16 Dec 2013 02:59 PM EST
-by Daniel Mogollon, Staff Writer; Image: Tre Mason runs away from Missouri defenders in the SEC Championship Game. (Image Source: Todd Van Emst/Auburn University)
On Saturday I broke down the NFL potential of quarterbacks Jameis Winston, AJ McCarron and Johnny Manziel. Here is part two of the Heisman Trophy Draft Watch:
4) RB Tre Mason, Auburn, JR: 1,621 yards, 22 TDs, 5.7 YPC
The Auburn junior will go into the BCS Championship Game riding a streak of five straight games with at least 115 yards, including three games over 160 yards, culminating with his 304-yard performance in the SEC Championship Game. He didn’t just get himself invited to New York with his late season surge, as Mason has also been rising up draft boards. He’s been a productive runner, a scoring machine (TD in 12 of 13 games) and a workhorse for the Tigers: eight games with 20-plus carries, six games with 25-plus carries, 46 carries last week.
Although he has carried the load for Auburn in the SEC, Mason lacks prototypical size at just 5’9” and 205 pounds, so he probably won’t be able to match that type of production at the next level. A one-cut runner, Mason doesn’t fool around, he sees a hole and hits it, usually at full speed. The junior has excellent vision and makes the most of his ability. He doesn’t expect to time out with elite speed, but Mason has good burst and seems to hit his top speed rather quickly. In addition to his running skills, Mason is a productive kick returner.
Draft Projection: Second-Round Pick
5) RB Andre Williams, Boston College, SR: 2,102 yards, 17 TDs, 6.4 YPC
As a senior, Williams has done wonders for his draft stock with one of the most productive seasons by a running back in college football history. The BC product has put up downright prolific numbers. Williams led the nation with 2,102 rushing yards and 329 carries. On his way to 175.2 YPG, the senior had five 200-yard games and four times this season topped 250 rushing yards, including a season-high 339 yards against NC State. The bell cow hit the 30-carry mark a whopping six times, so he’s shown this season he can be durable after coming into his final year as a collegian with question marks in that department.
At nearly 6’0” and over 220 pounds, Williams has the prototypical build to play on Sundays. He is a powerful runner between the tackles who knows how to use his size to pick up every available yard in the trenches. Once he gets a head of steam behind him, he flashes some swiftness, however he lacks elite burst, quickness and long speed. Moreover, he offers little in terms of open field moves. Williams is also limited by his lack of production as a pass catcher, having made just 10 career receptions, none this season.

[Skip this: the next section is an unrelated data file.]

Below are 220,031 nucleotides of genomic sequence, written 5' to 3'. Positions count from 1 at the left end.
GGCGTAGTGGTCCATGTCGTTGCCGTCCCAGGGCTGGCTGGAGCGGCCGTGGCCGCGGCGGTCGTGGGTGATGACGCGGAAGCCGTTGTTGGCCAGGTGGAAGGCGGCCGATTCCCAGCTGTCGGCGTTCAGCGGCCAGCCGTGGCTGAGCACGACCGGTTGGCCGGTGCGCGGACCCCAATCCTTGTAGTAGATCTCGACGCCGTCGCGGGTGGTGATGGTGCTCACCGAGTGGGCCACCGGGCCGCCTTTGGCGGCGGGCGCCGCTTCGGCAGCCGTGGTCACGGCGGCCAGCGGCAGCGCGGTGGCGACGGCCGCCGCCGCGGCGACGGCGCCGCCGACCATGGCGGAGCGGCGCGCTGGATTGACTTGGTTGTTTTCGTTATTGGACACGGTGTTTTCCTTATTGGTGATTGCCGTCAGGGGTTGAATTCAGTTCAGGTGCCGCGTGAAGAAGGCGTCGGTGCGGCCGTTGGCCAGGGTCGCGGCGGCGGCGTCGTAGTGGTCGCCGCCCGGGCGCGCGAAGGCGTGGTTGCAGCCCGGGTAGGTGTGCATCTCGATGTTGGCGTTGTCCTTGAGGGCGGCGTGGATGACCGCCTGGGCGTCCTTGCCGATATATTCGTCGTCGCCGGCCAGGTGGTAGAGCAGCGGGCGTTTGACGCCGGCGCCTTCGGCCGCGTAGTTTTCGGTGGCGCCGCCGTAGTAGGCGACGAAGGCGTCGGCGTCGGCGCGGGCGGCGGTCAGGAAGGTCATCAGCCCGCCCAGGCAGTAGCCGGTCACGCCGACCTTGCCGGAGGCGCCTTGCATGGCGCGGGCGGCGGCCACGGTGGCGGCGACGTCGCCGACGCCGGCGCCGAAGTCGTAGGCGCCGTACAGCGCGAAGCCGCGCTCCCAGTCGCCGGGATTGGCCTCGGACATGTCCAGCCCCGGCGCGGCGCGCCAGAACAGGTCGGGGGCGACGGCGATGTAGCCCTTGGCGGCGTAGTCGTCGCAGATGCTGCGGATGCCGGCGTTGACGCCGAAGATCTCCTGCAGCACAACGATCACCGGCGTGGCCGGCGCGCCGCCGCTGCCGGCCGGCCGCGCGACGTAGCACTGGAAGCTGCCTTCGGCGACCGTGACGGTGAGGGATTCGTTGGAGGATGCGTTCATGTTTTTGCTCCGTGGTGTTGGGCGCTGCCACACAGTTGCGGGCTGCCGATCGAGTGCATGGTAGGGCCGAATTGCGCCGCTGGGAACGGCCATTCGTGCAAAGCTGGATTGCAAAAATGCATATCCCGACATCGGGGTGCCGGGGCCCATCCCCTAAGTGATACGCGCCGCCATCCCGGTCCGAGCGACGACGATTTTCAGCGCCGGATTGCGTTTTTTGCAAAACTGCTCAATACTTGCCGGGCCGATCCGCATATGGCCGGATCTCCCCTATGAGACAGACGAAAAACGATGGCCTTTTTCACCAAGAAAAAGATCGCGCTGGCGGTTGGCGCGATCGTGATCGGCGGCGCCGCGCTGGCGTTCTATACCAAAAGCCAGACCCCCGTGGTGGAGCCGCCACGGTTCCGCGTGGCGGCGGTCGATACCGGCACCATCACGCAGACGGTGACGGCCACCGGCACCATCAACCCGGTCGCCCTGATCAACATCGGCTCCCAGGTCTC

Draft Projection: Second-to-Third Round Pick
6) QB Jordan Lynch, Northern Illinois, SR: 2,676 yards, 23 TDs (7 INTs), 63.1%
In addition to his solid passing numbers, Lynch rushed for a whopping 1,881 yards (6.9 YPC) and 22 TDs. That’s more rushing yards than Mason, and more rushing TDs, as well as a higher yards per carry average than both Mason and Williams. It’s amazing that a MAC player was even invited to New York City—only future first-round picks QB Chad Pennington and WR Randy Moss are previous MAC finalists—a true testament to just how spectacular Lynch was this season.
To give you a (somewhat lazy) analogy, in many ways Lynch is a mid-major man’s Tim Tebow. At the college level that means a highly productive stat-sheet stuffer, both as a runner and a passer, as well as a winner. However, like Tebow, Lynch is going to have trouble finding people who believe in his ability as a quarterback at the next level. He’s short (6’0”) and simply isn’t a good enough passer. He lacks the accuracy of a Pennington, as well as the arm/size combo of a Ben Roethlisberger or even Byron Leftwich. Like Tebow, his best chance to play at the next level might be at a different position.
Draft Projection: Undrafted Free Agent
Daniel Mogollon is a member of the Pro Football Writers of America and the Football Writers Association of American. He is also a voter for the Thorpe and the Rotary Lombardi Award, as well as the Latino Sports MVP Awards.
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